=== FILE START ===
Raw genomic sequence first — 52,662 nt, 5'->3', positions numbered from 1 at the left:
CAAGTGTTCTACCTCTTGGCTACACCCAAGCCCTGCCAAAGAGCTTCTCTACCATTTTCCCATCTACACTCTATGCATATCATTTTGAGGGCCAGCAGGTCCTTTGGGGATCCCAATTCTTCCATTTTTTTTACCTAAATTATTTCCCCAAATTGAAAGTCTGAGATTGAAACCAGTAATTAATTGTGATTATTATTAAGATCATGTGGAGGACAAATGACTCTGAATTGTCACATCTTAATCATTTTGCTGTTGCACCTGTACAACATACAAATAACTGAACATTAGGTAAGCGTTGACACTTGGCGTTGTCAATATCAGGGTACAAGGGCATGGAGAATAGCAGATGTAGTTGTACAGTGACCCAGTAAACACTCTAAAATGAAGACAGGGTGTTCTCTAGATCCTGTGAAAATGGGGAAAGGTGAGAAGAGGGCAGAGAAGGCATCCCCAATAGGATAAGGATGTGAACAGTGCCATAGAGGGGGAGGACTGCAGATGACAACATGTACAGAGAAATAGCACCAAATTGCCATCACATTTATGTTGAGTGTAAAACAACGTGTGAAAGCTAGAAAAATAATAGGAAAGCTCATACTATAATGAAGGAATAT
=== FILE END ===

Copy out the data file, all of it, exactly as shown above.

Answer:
Raw genomic sequence first — 52,662 nt, 5'->3', positions numbered from 1 at the left:
CAAGTGTTCTACCTCTTGGCTACACCCAAGCCCTGCCAAAGAGCTTCTCTACCATTTTCCCATCTACACTCTATGCATATCATTTTGAGGGCCAGCAGGTCCTTTGGGGATCCCAATTCTTCCATTTTTTTTACCTAAATTATTTCCCCAAATTGAAAGTCTGAGATTGAAACCAGTAATTAATTGTGATTATTATTAAGATCATGTGGAGGACAAATGACTCTGAATTGTCACATCTTAATCATTTTGCTGTTGCACCTGTACAACATACAAATAACTGAACATTAGGTAAGCGTTGACACTTGGCGTTGTCAATATCAGGGTACAAGGGCATGGAGAATAGCAGATGTAGTTGTACAGTGACCCAGTAAACACTCTAAAATGAAGACAGGGTGTTCTCTAGATCCTGTGAAAATGGGGAAAGGTGAGAAGAGGGCAGAGAAGGCATCCCCAATAGGATAAGGATGTGAACAGTGCCATAGAGGGGGAGGACTGCAGATGACAACATGTACAGAGAAATAGCACCAAATTGCCATCACATTTATGTTGAGTGTAAAACAACGTGTGAAAGCTAGAAAAATAATAGGAAAGCTCATACTATAATGAAGGAATAT